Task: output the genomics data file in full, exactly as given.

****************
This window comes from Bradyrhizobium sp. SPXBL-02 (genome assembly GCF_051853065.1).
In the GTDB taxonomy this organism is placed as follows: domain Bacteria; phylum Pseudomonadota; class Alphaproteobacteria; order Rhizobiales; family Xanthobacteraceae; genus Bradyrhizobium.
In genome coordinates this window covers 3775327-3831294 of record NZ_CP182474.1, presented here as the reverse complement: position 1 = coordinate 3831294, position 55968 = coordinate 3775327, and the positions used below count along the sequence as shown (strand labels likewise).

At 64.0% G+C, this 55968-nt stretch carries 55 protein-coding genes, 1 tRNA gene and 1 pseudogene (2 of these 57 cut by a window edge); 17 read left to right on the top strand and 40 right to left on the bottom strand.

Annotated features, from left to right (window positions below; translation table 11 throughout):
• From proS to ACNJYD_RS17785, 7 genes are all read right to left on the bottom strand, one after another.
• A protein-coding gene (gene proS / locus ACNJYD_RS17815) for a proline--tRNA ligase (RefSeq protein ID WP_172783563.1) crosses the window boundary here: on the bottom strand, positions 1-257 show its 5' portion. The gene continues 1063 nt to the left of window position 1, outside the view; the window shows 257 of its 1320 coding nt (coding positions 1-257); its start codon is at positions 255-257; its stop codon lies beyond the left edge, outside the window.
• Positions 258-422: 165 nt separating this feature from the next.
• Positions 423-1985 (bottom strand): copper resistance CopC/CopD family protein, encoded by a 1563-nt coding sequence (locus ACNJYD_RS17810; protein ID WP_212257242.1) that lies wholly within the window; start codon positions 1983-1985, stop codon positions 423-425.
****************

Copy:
This window comes from Bradyrhizobium sp. SPXBL-02 (genome assembly GCF_051853065.1).
In the GTDB taxonomy this organism is placed as follows: domain Bacteria; phylum Pseudomonadota; class Alphaproteobacteria; order Rhizobiales; family Xanthobacteraceae; genus Bradyrhizobium.
In genome coordinates this window covers 3775327-3831294 of record NZ_CP182474.1, presented here as the reverse complement: position 1 = coordinate 3831294, position 55968 = coordinate 3775327, and the positions used below count along the sequence as shown (strand labels likewise).

At 64.0% G+C, this 55968-nt stretch carries 55 protein-coding genes, 1 tRNA gene and 1 pseudogene (2 of these 57 cut by a window edge); 17 read left to right on the top strand and 40 right to left on the bottom strand.

Annotated features, from left to right (window positions below; translation table 11 throughout):
• From proS to ACNJYD_RS17785, 7 genes are all read right to left on the bottom strand, one after another.
• A protein-coding gene (gene proS / locus ACNJYD_RS17815) for a proline--tRNA ligase (RefSeq protein ID WP_172783563.1) crosses the window boundary here: on the bottom strand, positions 1-257 show its 5' portion. The gene continues 1063 nt to the left of window position 1, outside the view; the window shows 257 of its 1320 coding nt (coding positions 1-257); its start codon is at positions 255-257; its stop codon lies beyond the left edge, outside the window.
• Positions 258-422: 165 nt separating this feature from the next.
• Positions 423-1985 (bottom strand): copper resistance CopC/CopD family protein, encoded by a 1563-nt coding sequence (locus ACNJYD_RS17810; protein ID WP_212257242.1) that lies wholly within the window; start codon positions 1983-1985, stop codon positions 423-425.